The shots rang out, incredibly loud and shocking in the still country air, silencing the excited crowd into a moment of hush, before it erupted again into a flurry of loud laughter and relieved roars. We were standing in a dry, dusty football field just outside Numwa School, Imire in Hwedza, on the border of the Eastern Highlands of Zimbabwe.
A large crowd had gathered to watch an impressive display put on by Zimbabwe’s National Parks’ Anti-Poaching Unit in honour of World Rhino Day… it was poachers versus anti-poaching, the drama complete with a huge life-size model rhino and blank shots, and of course, our heroes in green won the day and everyone was happy.
Sadly, this is not so much the reality in Zimbabwe, where the National Parks and Wildlife Management Authority, together with various conservation and environmental groups, do their best in the ongoing battle against increasingly more sophisticated poaching methods. Although the world spotlight has been focused on South Africa’s shocking rhino poaching figures, (381 rhinos were killed in South Africa between January and May this year), Zimbabwe is not any better, especially if you look at it proportionately. Zimbabwe has the fourth largest population of black rhinos in the world.
According to figures recently released by the National Parks and Wildlife Management Authority, Zimbabwe has a national total of approximately 430 black rhinos and 290 white rhinos. In the late 1980’s the black rhino population numbered around 1500, even up to 2000. Poaching of rhino in Zimbabwe has been on the increase since 2007 with around 300 rhinos having being poached recently – very latest available figures take it up to 380 this year alone.
World Rhino Day was celebrated here in Harare, Zimbabwe in several diverse and interesting ways over a weekend. I was fortunate enough to be a part of three events that started on Friday, 21st September, when I went out to Imire Rhino and Wildlife Conservation to join in the fun. The anti-poaching demonstration, followed by a delicious lunch on the rocks by the dam and then the exciting final of a football tournament, each of the colourful locally-based teams sponsored by various local companies, combined to make this a community day with a special message that you would find difficult to find the likes of anywhere else. This incredible day set the tone for an exciting weekend of strong conservation messages and active involvement in Harare and elsewhere, and I felt a real unity of purpose, witnessing how communities can come together so effectively for a common cause.
On Saturday, 22nd September, a small parade, led by the engaging “oompah oompah” sounds of the Zimbabwe Republic Police Band and a smart set of baton-twirling drum majorettes took place in the morning. The parade left Town House and marched along to Africa Unity Square, where the National Parks and Wildlife Management Authority had set up a great display and were the hosts of many speakers, school drama and singing groups, important officials and ministers, representatives from conservation groups and sports bodies, plus, the highlight of the morning, dendera singer Sulumani Chimbetu and his band, who entertained the gathered crowd with their vibey music and great animal-inspired dance moves!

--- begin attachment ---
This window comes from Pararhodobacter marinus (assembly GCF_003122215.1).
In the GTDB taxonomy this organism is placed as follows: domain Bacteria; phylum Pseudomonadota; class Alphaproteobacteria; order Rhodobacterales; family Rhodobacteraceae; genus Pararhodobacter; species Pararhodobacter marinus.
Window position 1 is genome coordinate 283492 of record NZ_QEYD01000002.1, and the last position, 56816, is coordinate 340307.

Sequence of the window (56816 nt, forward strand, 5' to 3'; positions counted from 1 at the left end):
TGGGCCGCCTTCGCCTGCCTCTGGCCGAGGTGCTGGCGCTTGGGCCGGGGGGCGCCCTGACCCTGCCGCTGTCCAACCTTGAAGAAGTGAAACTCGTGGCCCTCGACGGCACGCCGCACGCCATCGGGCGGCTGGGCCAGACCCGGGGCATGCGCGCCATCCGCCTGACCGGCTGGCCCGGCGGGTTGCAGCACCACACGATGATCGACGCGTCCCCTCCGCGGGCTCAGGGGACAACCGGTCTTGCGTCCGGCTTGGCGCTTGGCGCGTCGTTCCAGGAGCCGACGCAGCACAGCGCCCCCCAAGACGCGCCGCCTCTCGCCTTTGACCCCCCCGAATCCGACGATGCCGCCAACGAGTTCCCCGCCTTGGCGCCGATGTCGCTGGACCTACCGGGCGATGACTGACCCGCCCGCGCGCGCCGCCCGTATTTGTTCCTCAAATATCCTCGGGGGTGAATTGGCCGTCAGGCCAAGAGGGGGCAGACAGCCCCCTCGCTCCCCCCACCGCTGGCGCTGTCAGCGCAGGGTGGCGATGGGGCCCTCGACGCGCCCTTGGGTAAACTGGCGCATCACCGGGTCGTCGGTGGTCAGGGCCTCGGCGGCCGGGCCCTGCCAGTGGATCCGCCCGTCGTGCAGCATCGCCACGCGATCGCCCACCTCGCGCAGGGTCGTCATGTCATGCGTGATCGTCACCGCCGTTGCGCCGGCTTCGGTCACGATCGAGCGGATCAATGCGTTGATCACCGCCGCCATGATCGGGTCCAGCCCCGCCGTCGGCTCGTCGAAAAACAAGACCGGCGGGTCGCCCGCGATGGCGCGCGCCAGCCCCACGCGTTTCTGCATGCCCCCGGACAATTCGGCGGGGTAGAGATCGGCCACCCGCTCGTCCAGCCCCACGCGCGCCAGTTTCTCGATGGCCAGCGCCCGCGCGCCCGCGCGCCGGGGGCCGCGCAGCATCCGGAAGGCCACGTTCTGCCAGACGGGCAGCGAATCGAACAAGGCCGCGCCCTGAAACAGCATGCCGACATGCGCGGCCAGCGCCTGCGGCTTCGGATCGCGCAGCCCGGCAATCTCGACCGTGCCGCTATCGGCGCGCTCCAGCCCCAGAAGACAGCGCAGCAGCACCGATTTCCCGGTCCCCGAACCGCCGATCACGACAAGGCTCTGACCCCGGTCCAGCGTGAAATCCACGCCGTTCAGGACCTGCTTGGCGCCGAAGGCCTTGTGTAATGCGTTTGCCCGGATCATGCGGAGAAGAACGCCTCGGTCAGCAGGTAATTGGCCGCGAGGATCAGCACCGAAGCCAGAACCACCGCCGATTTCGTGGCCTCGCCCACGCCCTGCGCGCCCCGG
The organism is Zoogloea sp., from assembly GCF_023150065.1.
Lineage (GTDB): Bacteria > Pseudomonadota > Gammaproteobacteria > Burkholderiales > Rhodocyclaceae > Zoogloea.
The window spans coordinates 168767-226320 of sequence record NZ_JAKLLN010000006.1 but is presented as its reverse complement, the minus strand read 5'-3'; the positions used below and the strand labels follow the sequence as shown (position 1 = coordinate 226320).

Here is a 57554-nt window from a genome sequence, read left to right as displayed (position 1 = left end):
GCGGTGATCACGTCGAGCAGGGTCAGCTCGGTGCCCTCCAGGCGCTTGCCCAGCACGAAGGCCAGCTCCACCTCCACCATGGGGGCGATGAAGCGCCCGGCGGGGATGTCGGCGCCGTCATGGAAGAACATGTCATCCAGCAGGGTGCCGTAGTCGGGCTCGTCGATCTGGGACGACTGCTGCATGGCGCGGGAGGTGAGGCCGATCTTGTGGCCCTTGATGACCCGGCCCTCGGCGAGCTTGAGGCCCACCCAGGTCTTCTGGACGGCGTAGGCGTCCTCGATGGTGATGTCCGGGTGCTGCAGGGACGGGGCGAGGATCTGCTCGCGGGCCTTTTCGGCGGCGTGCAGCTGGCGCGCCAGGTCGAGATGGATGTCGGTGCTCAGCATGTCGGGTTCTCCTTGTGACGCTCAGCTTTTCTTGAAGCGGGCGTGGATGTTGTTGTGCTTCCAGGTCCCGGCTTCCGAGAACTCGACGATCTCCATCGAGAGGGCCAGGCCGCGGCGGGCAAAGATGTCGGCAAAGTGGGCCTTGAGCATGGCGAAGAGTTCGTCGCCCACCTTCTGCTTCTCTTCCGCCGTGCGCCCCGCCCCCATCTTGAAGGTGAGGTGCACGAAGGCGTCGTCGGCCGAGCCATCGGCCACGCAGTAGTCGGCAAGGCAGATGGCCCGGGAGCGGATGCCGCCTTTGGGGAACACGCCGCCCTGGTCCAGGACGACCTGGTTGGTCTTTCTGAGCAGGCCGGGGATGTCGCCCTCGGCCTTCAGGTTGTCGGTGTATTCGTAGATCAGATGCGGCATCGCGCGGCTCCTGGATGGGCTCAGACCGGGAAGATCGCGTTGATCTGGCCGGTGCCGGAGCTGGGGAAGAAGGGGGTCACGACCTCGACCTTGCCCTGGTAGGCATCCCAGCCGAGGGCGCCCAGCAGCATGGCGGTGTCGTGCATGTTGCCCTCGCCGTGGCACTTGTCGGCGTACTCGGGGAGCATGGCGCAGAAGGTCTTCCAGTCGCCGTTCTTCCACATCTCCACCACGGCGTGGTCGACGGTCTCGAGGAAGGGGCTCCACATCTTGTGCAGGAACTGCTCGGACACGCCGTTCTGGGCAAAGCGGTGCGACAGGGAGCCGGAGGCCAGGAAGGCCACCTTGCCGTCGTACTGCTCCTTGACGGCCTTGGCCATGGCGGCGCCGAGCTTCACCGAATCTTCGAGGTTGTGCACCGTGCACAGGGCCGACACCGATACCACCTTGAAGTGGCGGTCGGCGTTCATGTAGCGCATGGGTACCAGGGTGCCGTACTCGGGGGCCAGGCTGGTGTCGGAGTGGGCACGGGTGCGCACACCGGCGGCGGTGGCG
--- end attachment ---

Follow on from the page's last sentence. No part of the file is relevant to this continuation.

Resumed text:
That afternoon, a Rhinos at Play event was arranged by the Midwest Rhinos Cricket franchise and, together with various other sporting specialists in hockey, rugby and football, got together with a large group of rural kids to teach them the basics of each sporting discipline. For many, this was the first time they’d seen a cricket bat or rugby ball, so it was enlightening and entertaining! Lots of fun, chicken burgers and sunshine culminated in a tough Rhino Quiz, just to give everyone’s brains a workout. Overall, the day was a great success and helped raise crucial awareness amongst the kids, especially.
And then Sunday saw me getting up early for the Rooney’s Run for Rhino, a 5km or 15km walk/run event (depending on how you spent Saturday night!), hosted and sponsored by Rooney’s, a prominent events and hire company in Zimbabwe, to raise money for rhino conservation and awareness in conjunction with Environment Africa. Much huffing and puffing later and I felt I’d done my bit! But all good fun and for such a good cause!
Next year will be bigger and better – and, in the meantime, we won’t forget the plight of the rhino and all the people here and around the world that are working so hard to help protect this highly endangered species.
Written by John Stevens Safaris
We at Jenman African Safaris also support the fight against rhino poaching! A group of ladies and gents at our Cape Town head office decided to do something different and so they therefore shed their clothes – and inhibitions – for a new approach at rhino conservation with their first ever photographic calendar.